The photo attached is the jumper-wires-everywhere-proof-of-concept prototype. The real thing looked pretty much the same but with less breadboard and more duct tape.
I don't have any photos that aren't super close up (faux artistic >.<), unfortunately. I kind of felt like no one wanted to see my ghettotastic quail mother substitute. I do have lots of cute egg and fluffy chick photos, though, if you're interested!
I can explain to you how I did it, though:
First, I they hatched in July last year which was a hot and humid month. This was great because it helped guard from drafts and temperature fluctuations. My container was a Rubbermaid bin wrapped in a blanket. If I did this in the winter, I'd probably build it out of wood or thick walled styrofoam. Likewise, I wouldn't leave it open since it gets really dry whenever it freezes. The lid was open and had a hardware cloth screen over it, and suspended over the screen was a heat lamp. One of those bowl reflector shaped deals with a clamp (I think they're $11 at Home Depot? This was just a leftover from a previous half assed attempt at growing weed), and this bulb:
I didn't end up using the bulb in the photograph because it was white light and I figured it would keep me awake.
I got a Grove relay from RP Electronics for the lamp:
http://www.rpelectronics.com/se-act05161p-grove-relay-module-spdt-30a-125vac.html ($7 after my discount)
which was pretty slick because the operating voltage is 3.3V - 5V, and it's got a cute little pinout and the terminal block.
If you are using a thermostat, you'll probably need a relay, unless there is one inside of it already. Either way, remember that the relay goes on the LIVE wire of the lamp, NOT the neutral wire.
For temperature and humidity sensing, I used the DHT11, http://www.rpelectronics.com/dht11-dht11-digital-temperature-and-humidity-sensor.html ($5 on eBay), soldered long wires on, and found a nice central point to stick it. It's got to go near the eggs basket(incubator)/bed basket(brooder). If you turn by hand, just mark both sides and keep them all together in a shallow padded dish. Then you can just stick the sensor directly underneath the centre spot in the dish. Also if you keep them in a dish they'll be a bit more earthquake proof. ;)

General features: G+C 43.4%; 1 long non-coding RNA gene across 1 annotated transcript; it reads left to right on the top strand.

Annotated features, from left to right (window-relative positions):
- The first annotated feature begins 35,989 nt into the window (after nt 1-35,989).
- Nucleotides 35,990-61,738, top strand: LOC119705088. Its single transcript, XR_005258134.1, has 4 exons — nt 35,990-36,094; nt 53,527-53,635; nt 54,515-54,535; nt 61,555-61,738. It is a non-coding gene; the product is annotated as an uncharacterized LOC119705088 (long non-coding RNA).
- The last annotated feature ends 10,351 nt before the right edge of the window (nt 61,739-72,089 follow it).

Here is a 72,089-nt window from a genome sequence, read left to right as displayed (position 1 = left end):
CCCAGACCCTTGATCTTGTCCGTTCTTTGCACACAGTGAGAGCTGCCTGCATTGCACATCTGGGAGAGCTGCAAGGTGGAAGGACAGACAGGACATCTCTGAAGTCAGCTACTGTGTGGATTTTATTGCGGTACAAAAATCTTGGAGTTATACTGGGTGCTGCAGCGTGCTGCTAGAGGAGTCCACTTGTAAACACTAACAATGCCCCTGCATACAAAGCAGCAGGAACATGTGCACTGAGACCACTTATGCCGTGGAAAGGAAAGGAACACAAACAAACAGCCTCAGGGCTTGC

I used an Arduino nano for the final project since at $1.50 each they're pretty disposable, but I borrowed the analogue button/LCD shield that I use for prototyping because I was too lazy to spend half an hour soldering buttons to a protoboard. (They're about $15 at RP Electronics.)
The computer fan seemed to be happy at 6-12V which was great because I ran the whole thing off a 9V power supply from ye ol' drawer of power supplies scrapped from dead electronics. The fan just piggy backed off of the Arduino power supply. I just placed the fan over the screen peering down into the box at a 45 degree angle and secured this with a flap of cardboard from a case of beer and a lot of duct tape.
A bowl of water was placed on the bottom as close to the lamp as possible. The humidity never bloody dropped below 70% though, in the brooder or my house. It was so gross and sticky.
Programming the Arduino was pretty simple, and it only took me one growler of beer to finish it. The logic was basically that the lamp should turn on if the temp dropped half a degree below the set temperature, and off if it was half a degree above. This tiny bit of leeway kept the lamp from flickering on and off constantly since the DHT11 is sensitive to 0.1 degrees. I also programmed the temperature set to adjust in increments of one degree which is important for the broodery aspect of this.
After they hatched, they slept in there for about two weeks until they finally decided they rather nap on my chest or in front of the vent on my Minecraft server. Two years later, Pumpkin is STILL stretched across my chest. I guess it was a pretty mediocre brooder in the end because it didn't perform the most essential quail rearing activities like kissing little feathers and whispering "you are sooooo cute, I love you so much. <3" in their ears.
If I did it again, I'd definitely do it in a hot/humid month for the extra security, and I'd also probably use a proper reptile terrarium heat lamp because it covers so much more real estate than the spot lamp. I also might use the automatic egg turner my sister built out of K'Nex if I'm taking summer classes at the time, though I'd probably disconnect it sometimes because I still think it's good to bond with your eggs and talk to them whenever you pick them up so that they recognize the sound of your voice.
I probably could have made it look a lot slicker and used less crap from around the house to build it, but as cheap and dirty as it was, it was successful!
Hopefully you can take a bit of info out of this that will be useful to you. Since you seem to have most things, you could probably get away with purchasing no more than an Arduino and a relay then hard coding the temperature in. If nothing was helpful, don't worry! I might do an incubator/brooder workshop at VHS in late Spring and/or make an Instructable.